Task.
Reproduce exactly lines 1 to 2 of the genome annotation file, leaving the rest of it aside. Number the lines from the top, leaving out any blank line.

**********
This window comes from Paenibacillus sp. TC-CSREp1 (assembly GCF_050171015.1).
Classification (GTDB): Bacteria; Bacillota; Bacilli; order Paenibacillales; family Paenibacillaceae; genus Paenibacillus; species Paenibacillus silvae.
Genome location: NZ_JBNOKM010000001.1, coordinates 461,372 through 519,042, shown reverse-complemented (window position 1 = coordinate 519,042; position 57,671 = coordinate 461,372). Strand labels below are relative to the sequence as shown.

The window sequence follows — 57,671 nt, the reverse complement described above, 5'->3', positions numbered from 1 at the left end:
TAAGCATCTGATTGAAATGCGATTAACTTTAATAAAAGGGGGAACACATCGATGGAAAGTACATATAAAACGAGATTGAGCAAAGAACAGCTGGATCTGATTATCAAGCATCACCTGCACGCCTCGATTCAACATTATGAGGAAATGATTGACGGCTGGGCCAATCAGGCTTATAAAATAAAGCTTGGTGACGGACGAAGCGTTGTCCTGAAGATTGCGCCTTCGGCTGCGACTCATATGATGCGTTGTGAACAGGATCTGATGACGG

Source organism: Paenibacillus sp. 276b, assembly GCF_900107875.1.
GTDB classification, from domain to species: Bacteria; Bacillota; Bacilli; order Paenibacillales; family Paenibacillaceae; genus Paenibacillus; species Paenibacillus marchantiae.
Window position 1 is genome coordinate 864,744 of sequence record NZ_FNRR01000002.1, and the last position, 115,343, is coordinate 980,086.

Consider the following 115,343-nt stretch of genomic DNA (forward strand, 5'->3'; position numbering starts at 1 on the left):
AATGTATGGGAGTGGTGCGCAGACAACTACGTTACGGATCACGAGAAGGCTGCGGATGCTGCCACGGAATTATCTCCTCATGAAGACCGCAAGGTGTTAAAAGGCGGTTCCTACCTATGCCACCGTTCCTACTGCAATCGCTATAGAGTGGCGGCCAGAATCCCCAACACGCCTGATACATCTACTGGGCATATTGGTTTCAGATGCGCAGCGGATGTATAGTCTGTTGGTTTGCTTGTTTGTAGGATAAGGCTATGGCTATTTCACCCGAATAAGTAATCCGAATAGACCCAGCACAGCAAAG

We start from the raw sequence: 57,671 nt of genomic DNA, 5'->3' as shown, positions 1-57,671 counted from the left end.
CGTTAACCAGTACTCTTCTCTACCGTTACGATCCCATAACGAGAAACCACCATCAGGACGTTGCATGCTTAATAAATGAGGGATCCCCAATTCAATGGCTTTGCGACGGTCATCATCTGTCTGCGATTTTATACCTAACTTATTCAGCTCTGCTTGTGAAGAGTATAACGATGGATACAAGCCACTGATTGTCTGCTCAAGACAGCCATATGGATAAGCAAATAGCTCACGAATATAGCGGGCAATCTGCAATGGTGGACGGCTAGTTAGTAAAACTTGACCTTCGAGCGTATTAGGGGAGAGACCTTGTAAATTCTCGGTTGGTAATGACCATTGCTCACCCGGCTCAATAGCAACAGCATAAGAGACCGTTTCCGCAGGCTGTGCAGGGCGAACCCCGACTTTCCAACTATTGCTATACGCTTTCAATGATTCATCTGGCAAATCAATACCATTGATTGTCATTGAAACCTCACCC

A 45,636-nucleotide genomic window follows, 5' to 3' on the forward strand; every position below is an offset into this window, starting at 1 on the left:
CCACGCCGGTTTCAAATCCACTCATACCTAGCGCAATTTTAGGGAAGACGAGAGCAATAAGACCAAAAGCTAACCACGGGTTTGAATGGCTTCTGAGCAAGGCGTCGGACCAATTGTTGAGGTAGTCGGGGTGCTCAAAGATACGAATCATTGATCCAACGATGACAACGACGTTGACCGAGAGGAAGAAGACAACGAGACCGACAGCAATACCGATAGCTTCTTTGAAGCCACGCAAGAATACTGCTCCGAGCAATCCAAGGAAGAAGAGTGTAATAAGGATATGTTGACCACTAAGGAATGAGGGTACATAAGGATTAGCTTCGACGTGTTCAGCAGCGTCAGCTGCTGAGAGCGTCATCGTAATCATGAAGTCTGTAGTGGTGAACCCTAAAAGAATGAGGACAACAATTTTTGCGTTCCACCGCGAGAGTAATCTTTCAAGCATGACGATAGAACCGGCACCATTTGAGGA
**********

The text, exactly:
This window comes from Paenibacillus sp. TC-CSREp1 (assembly GCF_050171015.1).
Classification (GTDB): Bacteria; Bacillota; Bacilli; order Paenibacillales; family Paenibacillaceae; genus Paenibacillus; species Paenibacillus silvae.